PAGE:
With proponents like Oprah leading the cause, itâ€™s no wonder that gratitude has become a hot topic in recent years. But the idea of gratitude greatly pre-dates Ms. Winfrey; Christians, Jews, Muslims, and Hindus have been encouraging us to express gratefulness for centuries.
In the 21st century weâ€™re learning why the concept of gratitude receives such universal support â€“ it comes back to us in spades. Researchers are finding that the impact of gratitude on health and well-being is undeniable.
Michael McCullough, Ph.D and Robert Emmons, Ph.D, gratitude gurus from the, have conducted numerous studies to evaluate the effect of gratitude on happiness, stress, and even exercise. What they found was that people who engaged in self-guided gratitude exercises reported feeling better about their lives and more optimistic for the future.
Researchers are finding that this positivity brought on my gratitude extends to benefits in physical health as well. Emmons and McCullough found that participants in their gratitude study who were more grateful reported fewer health complaints and symptoms of physical illness and even got more sleep. They also exercised up to 1.5 hours per week more than those who did not complete the gratitude exercises.
Glen Affleck, Ph.D, a University of Connecticut psychologist, suggests that gratitude is good for the heart as well. He and his colleagues found that when cardiac patients reported greater feelings of gratitude, they took more responsibility for their heart heath and were less likely to experience subsequent heart attacks.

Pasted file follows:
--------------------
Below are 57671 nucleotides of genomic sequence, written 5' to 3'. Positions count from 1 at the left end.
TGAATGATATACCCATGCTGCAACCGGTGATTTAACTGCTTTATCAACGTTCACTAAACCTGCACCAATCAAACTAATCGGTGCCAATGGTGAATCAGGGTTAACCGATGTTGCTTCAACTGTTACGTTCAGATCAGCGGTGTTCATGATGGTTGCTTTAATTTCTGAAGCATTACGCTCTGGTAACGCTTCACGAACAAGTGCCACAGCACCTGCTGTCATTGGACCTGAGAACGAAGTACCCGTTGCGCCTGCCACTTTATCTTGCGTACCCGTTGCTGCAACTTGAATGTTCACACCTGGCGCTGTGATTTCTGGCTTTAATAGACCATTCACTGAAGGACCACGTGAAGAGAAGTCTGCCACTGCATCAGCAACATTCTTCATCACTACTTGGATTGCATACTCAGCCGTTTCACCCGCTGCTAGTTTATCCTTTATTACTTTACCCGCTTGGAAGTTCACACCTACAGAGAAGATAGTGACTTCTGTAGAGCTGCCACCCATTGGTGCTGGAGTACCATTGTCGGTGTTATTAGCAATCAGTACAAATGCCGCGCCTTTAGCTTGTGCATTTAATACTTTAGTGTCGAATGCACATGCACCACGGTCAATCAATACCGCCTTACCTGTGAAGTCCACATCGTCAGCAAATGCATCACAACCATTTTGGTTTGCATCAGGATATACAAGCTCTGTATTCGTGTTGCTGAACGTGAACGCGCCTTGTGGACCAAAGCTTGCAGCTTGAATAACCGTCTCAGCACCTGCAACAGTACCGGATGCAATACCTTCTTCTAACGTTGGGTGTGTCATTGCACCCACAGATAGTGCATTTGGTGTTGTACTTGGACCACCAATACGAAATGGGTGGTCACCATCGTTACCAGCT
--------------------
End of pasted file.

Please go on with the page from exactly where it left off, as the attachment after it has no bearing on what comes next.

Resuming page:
So, how do you cultivate gratitude in your life?
Start a gratitude journal â€“ Keeping a nightly journal in which you record the things for which you are thankful makes you more grateful throughout the day. Youâ€™ll find yourself looking for things to document. Or better yet, keep a list going on a small notebook you can carry with you or on your iPhone.
Write a gratitude letter â€“ Researchers have found that even the act of writing a letter of gratitude to someone for whom you are appreciative can boost your mood. Actually delivering it only boosts the health benefits.
Surround yourself with grateful people â€“ Ensure that the people with whom you choose to spend your time share your perspective on gratitude and optimism. We take on the moods â€“ good and bad â€“ of those around us.
Create a daily practice â€“ Make gratitude part of your routine. Stick post-it notes in places you frequent (like the bathroom) with messages of gratitude or commit to spending your morning commute to coming up with three things youâ€™re grateful for that day.
[box type=”note”]Gratitude is an attitude, one that has to practiced regularly to reap the full benefits. Get started today and you’ll be happier and healthier in a matter of weeks![/box]